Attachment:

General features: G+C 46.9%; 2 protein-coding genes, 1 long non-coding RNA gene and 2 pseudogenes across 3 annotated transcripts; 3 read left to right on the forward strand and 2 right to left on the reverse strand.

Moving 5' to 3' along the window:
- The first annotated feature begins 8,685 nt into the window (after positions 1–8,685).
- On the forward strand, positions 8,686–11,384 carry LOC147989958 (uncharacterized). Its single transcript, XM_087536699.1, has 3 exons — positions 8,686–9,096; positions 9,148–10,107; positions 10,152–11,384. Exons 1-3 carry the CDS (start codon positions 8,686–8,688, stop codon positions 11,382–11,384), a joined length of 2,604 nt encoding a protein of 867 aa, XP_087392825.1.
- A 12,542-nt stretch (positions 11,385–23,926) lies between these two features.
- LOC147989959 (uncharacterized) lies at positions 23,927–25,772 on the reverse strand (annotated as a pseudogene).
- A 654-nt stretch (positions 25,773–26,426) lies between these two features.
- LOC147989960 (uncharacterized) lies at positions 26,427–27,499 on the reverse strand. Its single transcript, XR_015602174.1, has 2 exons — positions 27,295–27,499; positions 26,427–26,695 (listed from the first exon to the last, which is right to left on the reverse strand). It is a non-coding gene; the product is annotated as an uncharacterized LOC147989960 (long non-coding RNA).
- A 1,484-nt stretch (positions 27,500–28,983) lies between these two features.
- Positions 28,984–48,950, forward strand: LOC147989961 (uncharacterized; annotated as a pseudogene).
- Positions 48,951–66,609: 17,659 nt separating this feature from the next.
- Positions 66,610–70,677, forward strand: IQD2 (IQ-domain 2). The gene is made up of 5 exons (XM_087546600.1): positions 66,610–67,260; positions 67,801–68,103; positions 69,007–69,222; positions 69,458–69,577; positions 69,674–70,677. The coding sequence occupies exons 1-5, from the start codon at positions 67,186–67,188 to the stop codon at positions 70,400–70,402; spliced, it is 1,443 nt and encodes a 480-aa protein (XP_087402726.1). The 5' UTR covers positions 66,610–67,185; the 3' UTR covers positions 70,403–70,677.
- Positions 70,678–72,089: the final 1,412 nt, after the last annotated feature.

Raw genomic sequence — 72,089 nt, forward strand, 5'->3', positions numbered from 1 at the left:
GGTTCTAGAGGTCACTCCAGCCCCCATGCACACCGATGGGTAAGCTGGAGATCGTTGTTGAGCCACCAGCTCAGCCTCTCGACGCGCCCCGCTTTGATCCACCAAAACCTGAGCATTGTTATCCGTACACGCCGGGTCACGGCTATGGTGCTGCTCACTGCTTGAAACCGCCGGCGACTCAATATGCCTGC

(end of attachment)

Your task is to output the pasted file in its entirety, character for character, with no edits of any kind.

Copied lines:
General features: G+C 46.9%; 2 protein-coding genes, 1 long non-coding RNA gene and 2 pseudogenes across 3 annotated transcripts; 3 read left to right on the forward strand and 2 right to left on the reverse strand.

Moving 5' to 3' along the window:
- The first annotated feature begins 8,685 nt into the window (after positions 1–8,685).
- On the forward strand, positions 8,686–11,384 carry LOC147989958 (uncharacterized). Its single transcript, XM_087536699.1, has 3 exons — positions 8,686–9,096; positions 9,148–10,107; positions 10,152–11,384. Exons 1-3 carry the CDS (start codon positions 8,686–8,688, stop codon positions 11,382–11,384), a joined length of 2,604 nt encoding a protein of 867 aa, XP_087392825.1.
- A 12,542-nt stretch (positions 11,385–23,926) lies between these two features.
- LOC147989959 (uncharacterized) lies at positions 23,927–25,772 on the reverse strand (annotated as a pseudogene).
- A 654-nt stretch (positions 25,773–26,426) lies between these two features.
- LOC147989960 (uncharacterized) lies at positions 26,427–27,499 on the reverse strand. Its single transcript, XR_015602174.1, has 2 exons — positions 27,295–27,499; positions 26,427–26,695 (listed from the first exon to the last, which is right to left on the reverse strand). It is a non-coding gene; the product is annotated as an uncharacterized LOC147989960 (long non-coding RNA).
- A 1,484-nt stretch (positions 27,500–28,983) lies between these two features.
- Positions 28,984–48,950, forward strand: LOC147989961 (uncharacterized; annotated as a pseudogene).
- Positions 48,951–66,609: 17,659 nt separating this feature from the next.
- Positions 66,610–70,677, forward strand: IQD2 (IQ-domain 2). The gene is made up of 5 exons (XM_087546600.1): positions 66,610–67,260; positions 67,801–68,103; positions 69,007–69,222; positions 69,458–69,577; positions 69,674–70,677. The coding sequence occupies exons 1-5, from the start codon at positions 67,186–67,188 to the stop codon at positions 70,400–70,402; spliced, it is 1,443 nt and encodes a 480-aa protein (XP_087402726.1). The 5' UTR covers positions 66,610–67,185; the 3' UTR covers positions 70,403–70,677.
- Positions 70,678–72,089: the final 1,412 nt, after the last annotated feature.

Raw genomic sequence — 72,089 nt, forward strand, 5'->3', positions numbered from 1 at the left:
GGTTCTAGAGGTCACTCCAGCCCCCATGCACACCGATGGGTAAGCTGGAGATCGTTGTTGAGCCACCAGCTCAGCCTCTCGACGCGCCCCGCTTTGATCCACCAAAACCTGAGCATTGTTATCCGTACACGCCGGGTCACGGCTATGGTGCTGCTCACTGCTTGAAACCGCCGGCGACTCAATATGCCTGC